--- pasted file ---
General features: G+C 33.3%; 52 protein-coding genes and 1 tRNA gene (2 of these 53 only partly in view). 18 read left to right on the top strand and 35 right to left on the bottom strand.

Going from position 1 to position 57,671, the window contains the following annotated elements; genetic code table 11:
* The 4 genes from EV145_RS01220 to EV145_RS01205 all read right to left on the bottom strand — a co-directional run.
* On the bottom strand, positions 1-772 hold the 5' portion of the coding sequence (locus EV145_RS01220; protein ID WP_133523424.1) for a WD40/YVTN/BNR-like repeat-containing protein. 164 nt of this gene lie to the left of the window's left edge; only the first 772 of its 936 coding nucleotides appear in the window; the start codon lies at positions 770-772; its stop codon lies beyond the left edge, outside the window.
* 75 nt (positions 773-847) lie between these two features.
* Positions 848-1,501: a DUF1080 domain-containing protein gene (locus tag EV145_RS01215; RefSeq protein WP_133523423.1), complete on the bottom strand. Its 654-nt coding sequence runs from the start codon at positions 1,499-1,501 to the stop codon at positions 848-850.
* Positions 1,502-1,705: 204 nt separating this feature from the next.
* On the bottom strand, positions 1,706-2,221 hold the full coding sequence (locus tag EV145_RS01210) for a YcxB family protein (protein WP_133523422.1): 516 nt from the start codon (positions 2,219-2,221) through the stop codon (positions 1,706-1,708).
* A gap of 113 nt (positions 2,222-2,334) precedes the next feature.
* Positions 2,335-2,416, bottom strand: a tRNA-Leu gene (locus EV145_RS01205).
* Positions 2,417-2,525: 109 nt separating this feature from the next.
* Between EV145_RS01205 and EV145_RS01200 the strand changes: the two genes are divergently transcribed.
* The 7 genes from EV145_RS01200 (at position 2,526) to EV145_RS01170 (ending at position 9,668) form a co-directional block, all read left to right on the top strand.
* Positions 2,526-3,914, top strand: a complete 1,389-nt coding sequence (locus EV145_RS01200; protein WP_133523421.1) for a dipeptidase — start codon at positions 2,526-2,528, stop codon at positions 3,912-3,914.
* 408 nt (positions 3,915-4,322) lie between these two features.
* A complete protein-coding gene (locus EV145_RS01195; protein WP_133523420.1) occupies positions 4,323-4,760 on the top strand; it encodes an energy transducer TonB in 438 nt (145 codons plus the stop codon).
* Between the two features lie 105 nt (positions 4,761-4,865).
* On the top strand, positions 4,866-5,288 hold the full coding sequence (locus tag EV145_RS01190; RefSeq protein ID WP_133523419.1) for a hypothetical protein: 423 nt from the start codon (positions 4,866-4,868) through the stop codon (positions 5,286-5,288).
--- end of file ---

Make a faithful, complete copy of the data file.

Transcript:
General features: G+C 33.3%; 52 protein-coding genes and 1 tRNA gene (2 of these 53 only partly in view). 18 read left to right on the top strand and 35 right to left on the bottom strand.

Going from position 1 to position 57,671, the window contains the following annotated elements; genetic code table 11:
* The 4 genes from EV145_RS01220 to EV145_RS01205 all read right to left on the bottom strand — a co-directional run.
* On the bottom strand, positions 1-772 hold the 5' portion of the coding sequence (locus EV145_RS01220; protein ID WP_133523424.1) for a WD40/YVTN/BNR-like repeat-containing protein. 164 nt of this gene lie to the left of the window's left edge; only the first 772 of its 936 coding nucleotides appear in the window; the start codon lies at positions 770-772; its stop codon lies beyond the left edge, outside the window.
* 75 nt (positions 773-847) lie between these two features.
* Positions 848-1,501: a DUF1080 domain-containing protein gene (locus tag EV145_RS01215; RefSeq protein WP_133523423.1), complete on the bottom strand. Its 654-nt coding sequence runs from the start codon at positions 1,499-1,501 to the stop codon at positions 848-850.
* Positions 1,502-1,705: 204 nt separating this feature from the next.
* On the bottom strand, positions 1,706-2,221 hold the full coding sequence (locus tag EV145_RS01210) for a YcxB family protein (protein WP_133523422.1): 516 nt from the start codon (positions 2,219-2,221) through the stop codon (positions 1,706-1,708).
* A gap of 113 nt (positions 2,222-2,334) precedes the next feature.
* Positions 2,335-2,416, bottom strand: a tRNA-Leu gene (locus EV145_RS01205).
* Positions 2,417-2,525: 109 nt separating this feature from the next.
* Between EV145_RS01205 and EV145_RS01200 the strand changes: the two genes are divergently transcribed.
* The 7 genes from EV145_RS01200 (at position 2,526) to EV145_RS01170 (ending at position 9,668) form a co-directional block, all read left to right on the top strand.
* Positions 2,526-3,914, top strand: a complete 1,389-nt coding sequence (locus EV145_RS01200; protein WP_133523421.1) for a dipeptidase — start codon at positions 2,526-2,528, stop codon at positions 3,912-3,914.
* 408 nt (positions 3,915-4,322) lie between these two features.
* A complete protein-coding gene (locus EV145_RS01195; protein WP_133523420.1) occupies positions 4,323-4,760 on the top strand; it encodes an energy transducer TonB in 438 nt (145 codons plus the stop codon).
* Between the two features lie 105 nt (positions 4,761-4,865).
* On the top strand, positions 4,866-5,288 hold the full coding sequence (locus tag EV145_RS01190; RefSeq protein ID WP_133523419.1) for a hypothetical protein: 423 nt from the start codon (positions 4,866-4,868) through the stop codon (positions 5,286-5,288).